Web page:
Do Opposites Attract? A New Study Has The Answer
There’s this age old dating cliché that says opposites attract, and thanks to pretty much every Nicholas Sparks story out there, we’ve been conditioned to believe that two totally different people from different sides of the street can and will ride off into the sunset together. But a new study conducted by relationship researchers from Wellesley and the University of Kansas says that opposites don't attract. In reality, people are attracted to others who have the same views and values as themselves.
The study, which was published in the Journal of Personality and Social Psychology, found a “paradigm shift” in how we view our relationships. In order to discover how important similarity was in forming relationships, professor Angela Bahns and her team of researchers approached over 1,500 random pairs (romantic couples, friends, and acquaintances) and surveyed them on their values, prejudices, attitudes and personality traits. One major finding of the study was that relationships don’t change individuals over time. In fact, future friends or partners are actually similar “at the outset of their social connection.” In other words, people had similar views on life even if they had just met.
"Picture two strangers striking up a conversation on a plane, or a couple on a blind date," Bahns said in a press release. "From the very first moments of awkward banter, how similar the two people are is immediately and powerfully playing a role in future interactions. Will they connect? Or walk away? Those early recognitions of similarity are really consequential in that decision … We're arguing that selecting similar others as relationship partners is extremely common—so common and so widespread on so many dimensions that it could be described as a psychological default.”
So, there you go. As science will tell you, opposites really don't attract. You’re going to form relationships with people who are similar to you whether it be through personality, likes and dislikes, or even goals. Here are some other reasons why opposites don’t attract, according to science and experts:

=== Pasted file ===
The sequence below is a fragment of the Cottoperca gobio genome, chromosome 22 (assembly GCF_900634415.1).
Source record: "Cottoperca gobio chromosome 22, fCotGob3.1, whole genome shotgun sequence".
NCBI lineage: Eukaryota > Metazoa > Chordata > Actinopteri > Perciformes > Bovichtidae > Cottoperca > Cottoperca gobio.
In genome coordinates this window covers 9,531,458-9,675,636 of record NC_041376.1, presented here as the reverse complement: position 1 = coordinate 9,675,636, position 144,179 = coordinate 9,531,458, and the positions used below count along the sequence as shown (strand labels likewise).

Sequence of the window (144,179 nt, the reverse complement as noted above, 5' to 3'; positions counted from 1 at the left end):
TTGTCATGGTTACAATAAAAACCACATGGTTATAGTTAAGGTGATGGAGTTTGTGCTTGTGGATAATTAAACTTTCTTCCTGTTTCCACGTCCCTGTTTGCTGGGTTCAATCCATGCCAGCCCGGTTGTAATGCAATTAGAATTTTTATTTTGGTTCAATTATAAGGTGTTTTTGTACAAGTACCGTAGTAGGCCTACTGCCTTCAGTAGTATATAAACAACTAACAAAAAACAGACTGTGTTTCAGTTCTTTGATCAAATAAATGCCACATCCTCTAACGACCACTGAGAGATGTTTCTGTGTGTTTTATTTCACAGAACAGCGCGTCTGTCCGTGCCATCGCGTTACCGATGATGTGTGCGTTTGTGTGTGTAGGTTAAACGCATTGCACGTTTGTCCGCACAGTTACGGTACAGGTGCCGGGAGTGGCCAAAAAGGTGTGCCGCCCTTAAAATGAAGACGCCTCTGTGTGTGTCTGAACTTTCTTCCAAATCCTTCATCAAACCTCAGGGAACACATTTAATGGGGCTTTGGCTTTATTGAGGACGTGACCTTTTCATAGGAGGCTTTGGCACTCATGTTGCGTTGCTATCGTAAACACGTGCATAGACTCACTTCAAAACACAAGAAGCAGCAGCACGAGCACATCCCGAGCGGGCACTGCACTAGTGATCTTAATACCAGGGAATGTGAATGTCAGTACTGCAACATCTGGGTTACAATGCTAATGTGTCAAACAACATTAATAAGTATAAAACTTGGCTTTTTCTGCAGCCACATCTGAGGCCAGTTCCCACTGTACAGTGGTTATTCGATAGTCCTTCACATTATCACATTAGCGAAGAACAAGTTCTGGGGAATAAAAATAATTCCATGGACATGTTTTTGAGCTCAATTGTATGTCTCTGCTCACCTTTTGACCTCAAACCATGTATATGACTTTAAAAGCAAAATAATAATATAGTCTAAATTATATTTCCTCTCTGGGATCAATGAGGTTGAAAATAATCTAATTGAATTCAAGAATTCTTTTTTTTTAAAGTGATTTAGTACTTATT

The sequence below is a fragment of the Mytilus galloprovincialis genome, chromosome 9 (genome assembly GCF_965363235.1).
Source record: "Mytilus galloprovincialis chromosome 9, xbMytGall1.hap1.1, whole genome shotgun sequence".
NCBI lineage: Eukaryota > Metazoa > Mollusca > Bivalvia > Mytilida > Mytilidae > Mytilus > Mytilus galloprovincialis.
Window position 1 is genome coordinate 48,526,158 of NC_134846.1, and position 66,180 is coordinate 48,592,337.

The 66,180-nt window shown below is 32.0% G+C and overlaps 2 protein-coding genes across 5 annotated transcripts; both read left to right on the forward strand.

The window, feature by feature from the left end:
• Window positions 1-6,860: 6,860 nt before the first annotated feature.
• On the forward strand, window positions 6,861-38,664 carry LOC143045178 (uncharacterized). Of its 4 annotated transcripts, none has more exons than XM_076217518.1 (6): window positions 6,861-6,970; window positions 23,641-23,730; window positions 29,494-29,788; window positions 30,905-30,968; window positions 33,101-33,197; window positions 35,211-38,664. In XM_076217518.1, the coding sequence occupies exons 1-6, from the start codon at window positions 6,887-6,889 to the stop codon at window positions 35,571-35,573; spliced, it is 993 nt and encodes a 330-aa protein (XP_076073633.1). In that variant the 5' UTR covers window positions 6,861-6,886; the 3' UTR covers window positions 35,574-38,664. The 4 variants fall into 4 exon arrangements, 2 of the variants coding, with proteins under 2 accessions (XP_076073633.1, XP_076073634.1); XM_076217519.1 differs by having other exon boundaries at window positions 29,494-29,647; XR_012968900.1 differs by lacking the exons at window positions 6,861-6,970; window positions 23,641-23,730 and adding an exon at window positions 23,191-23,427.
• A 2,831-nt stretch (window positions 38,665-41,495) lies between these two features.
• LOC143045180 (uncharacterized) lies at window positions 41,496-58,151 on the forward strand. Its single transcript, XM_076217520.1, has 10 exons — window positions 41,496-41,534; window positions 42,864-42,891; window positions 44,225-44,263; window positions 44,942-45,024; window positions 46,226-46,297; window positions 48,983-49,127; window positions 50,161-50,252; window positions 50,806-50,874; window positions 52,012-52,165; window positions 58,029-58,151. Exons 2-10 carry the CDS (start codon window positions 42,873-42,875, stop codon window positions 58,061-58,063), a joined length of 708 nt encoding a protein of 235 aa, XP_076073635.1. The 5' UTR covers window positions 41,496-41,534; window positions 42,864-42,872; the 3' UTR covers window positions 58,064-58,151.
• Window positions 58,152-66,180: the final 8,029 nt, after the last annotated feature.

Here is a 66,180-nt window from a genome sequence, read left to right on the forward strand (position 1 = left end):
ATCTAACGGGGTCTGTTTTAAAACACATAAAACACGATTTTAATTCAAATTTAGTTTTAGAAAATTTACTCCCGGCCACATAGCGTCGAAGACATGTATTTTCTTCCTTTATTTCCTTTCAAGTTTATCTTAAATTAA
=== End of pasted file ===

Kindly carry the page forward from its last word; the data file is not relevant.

1. People With Similar Personalities Are Happier In Their Relationships
A 2014 study of 174 couples conducted by researchers Nathan Hudson and Chris Fraley found that couples who were more alike in personality were more satisfied in their relationships than those who were different. However, certain traits were found to have more clout than others. For instance, partners who had similar levels of “agreeableness” and “emotional stability” were found to be more satisfied in their relationships. Traits such as extraversion, conscientiousness, and openness, however, did not necessarily predict relationship satisfaction. Because of that, further research led to the conclusion that couples who perceived themselves as similar were found to be happier.
2. People Who Have Great Relationships Share Similar Backgrounds
As Sean Horan assistant professor in relationship communication at DePaul University told CNN in 2014, people who have really good relationships have similar backgrounds, values and attitudes about things they like and dislike.
"If you look at who your friends are... they're more similar to you than different," Horan said. "In general, humans are uncomfortable with uncertainty. Similarity allows us a certain level of predictability. [When situations occur], you can generally predict how your partner will react."
3. Similarity Is The Key To A Long-Lasting Relationship
A 2013 study of eHarmony’s Compatibility Matching System found that even though people with opposite personalities may be attracted to each other at first, the key to a long-lasting relationship is similarity. The study looked into the patterns of thousands of couples to find what made their relationships successful or not. While opposites may attract initially, over time their differences may lead them to attack each other. As the study found, a submissive person might be attracted to a dominant one, but ultimately, it’s better for two dominant people to be together. When two dominants clash, “they’ll do so as equals and ultimately the relationship will be healthier.”
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